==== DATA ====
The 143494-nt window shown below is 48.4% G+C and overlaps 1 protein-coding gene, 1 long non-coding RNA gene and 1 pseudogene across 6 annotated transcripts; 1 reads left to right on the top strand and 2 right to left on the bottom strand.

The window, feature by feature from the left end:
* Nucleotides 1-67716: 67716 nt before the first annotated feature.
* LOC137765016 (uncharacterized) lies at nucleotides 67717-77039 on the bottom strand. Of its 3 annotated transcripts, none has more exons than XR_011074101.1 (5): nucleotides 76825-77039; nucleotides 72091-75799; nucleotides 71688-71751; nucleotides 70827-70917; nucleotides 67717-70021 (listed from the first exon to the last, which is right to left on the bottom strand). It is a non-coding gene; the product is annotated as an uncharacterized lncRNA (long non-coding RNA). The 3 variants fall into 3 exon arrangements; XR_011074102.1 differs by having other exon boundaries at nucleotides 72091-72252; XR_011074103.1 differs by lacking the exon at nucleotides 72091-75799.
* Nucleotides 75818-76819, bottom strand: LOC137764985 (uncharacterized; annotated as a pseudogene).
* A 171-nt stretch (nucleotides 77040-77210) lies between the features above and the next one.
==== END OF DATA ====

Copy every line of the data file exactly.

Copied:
The 143494-nt window shown below is 48.4% G+C and overlaps 1 protein-coding gene, 1 long non-coding RNA gene and 1 pseudogene across 6 annotated transcripts; 1 reads left to right on the top strand and 2 right to left on the bottom strand.

The window, feature by feature from the left end:
* Nucleotides 1-67716: 67716 nt before the first annotated feature.
* LOC137765016 (uncharacterized) lies at nucleotides 67717-77039 on the bottom strand. Of its 3 annotated transcripts, none has more exons than XR_011074101.1 (5): nucleotides 76825-77039; nucleotides 72091-75799; nucleotides 71688-71751; nucleotides 70827-70917; nucleotides 67717-70021 (listed from the first exon to the last, which is right to left on the bottom strand). It is a non-coding gene; the product is annotated as an uncharacterized lncRNA (long non-coding RNA). The 3 variants fall into 3 exon arrangements; XR_011074102.1 differs by having other exon boundaries at nucleotides 72091-72252; XR_011074103.1 differs by lacking the exon at nucleotides 72091-75799.
* Nucleotides 75818-76819, bottom strand: LOC137764985 (uncharacterized; annotated as a pseudogene).
* A 171-nt stretch (nucleotides 77040-77210) lies between the features above and the next one.